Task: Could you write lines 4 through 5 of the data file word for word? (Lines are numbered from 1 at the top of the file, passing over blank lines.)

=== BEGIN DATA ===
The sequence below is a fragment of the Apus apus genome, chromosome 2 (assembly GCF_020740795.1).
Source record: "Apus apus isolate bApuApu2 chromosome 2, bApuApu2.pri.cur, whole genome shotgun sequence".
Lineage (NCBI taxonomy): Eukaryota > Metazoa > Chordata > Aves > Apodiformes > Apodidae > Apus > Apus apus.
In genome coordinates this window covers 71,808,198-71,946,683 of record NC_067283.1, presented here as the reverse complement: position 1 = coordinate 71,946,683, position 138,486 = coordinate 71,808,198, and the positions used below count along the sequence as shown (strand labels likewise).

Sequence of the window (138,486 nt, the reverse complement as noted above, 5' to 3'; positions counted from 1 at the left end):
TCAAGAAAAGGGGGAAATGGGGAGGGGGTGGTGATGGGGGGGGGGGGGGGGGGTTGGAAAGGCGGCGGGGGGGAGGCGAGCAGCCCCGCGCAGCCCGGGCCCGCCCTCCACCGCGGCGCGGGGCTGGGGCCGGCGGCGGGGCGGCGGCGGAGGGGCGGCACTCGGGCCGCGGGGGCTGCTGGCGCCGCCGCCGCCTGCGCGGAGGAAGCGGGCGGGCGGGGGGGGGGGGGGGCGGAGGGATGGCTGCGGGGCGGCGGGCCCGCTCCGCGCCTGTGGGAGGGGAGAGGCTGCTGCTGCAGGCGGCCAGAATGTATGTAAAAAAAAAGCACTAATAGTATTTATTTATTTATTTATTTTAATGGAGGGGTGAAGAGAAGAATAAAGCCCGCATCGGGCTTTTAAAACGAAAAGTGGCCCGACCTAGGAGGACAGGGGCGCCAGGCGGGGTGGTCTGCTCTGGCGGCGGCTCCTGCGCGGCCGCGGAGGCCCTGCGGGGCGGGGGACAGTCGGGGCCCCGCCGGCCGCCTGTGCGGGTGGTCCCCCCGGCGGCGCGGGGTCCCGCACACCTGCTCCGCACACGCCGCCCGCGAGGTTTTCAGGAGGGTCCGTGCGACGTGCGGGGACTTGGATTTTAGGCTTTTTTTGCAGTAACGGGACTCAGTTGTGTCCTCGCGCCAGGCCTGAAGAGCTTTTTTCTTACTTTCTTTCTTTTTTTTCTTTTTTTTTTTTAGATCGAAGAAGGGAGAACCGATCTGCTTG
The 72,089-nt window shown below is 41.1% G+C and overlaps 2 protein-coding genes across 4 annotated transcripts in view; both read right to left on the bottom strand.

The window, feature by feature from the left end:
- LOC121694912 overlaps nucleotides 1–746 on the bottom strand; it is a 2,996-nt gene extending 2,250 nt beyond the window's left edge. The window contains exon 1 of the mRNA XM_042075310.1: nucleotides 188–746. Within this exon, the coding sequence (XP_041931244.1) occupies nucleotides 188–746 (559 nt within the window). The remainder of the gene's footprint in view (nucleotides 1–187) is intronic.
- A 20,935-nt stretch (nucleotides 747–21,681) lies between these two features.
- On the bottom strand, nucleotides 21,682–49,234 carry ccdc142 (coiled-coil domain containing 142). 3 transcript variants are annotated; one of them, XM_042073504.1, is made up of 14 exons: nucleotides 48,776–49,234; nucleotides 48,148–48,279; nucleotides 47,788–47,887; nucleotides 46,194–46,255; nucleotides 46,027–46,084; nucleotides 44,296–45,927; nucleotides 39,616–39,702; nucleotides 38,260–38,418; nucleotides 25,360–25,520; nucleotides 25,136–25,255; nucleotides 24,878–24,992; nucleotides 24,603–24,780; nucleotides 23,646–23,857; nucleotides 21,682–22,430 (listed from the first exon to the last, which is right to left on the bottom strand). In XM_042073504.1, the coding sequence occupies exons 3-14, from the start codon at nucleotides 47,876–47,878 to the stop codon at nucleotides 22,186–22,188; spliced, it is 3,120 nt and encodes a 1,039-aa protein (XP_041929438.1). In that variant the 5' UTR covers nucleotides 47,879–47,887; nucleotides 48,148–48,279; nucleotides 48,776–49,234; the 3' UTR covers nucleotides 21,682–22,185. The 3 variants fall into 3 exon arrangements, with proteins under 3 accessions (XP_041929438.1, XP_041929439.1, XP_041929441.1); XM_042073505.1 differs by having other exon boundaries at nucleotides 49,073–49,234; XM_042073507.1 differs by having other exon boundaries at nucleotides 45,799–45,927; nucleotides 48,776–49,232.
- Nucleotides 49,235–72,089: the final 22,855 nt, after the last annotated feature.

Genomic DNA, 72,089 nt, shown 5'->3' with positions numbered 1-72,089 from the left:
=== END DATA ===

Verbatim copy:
In genome coordinates this window covers 71,808,198-71,946,683 of record NC_067283.1, presented here as the reverse complement: position 1 = coordinate 71,946,683, position 138,486 = coordinate 71,808,198, and the positions used below count along the sequence as shown (strand labels likewise).

Sequence of the window (138,486 nt, the reverse complement as noted above, 5' to 3'; positions counted from 1 at the left end):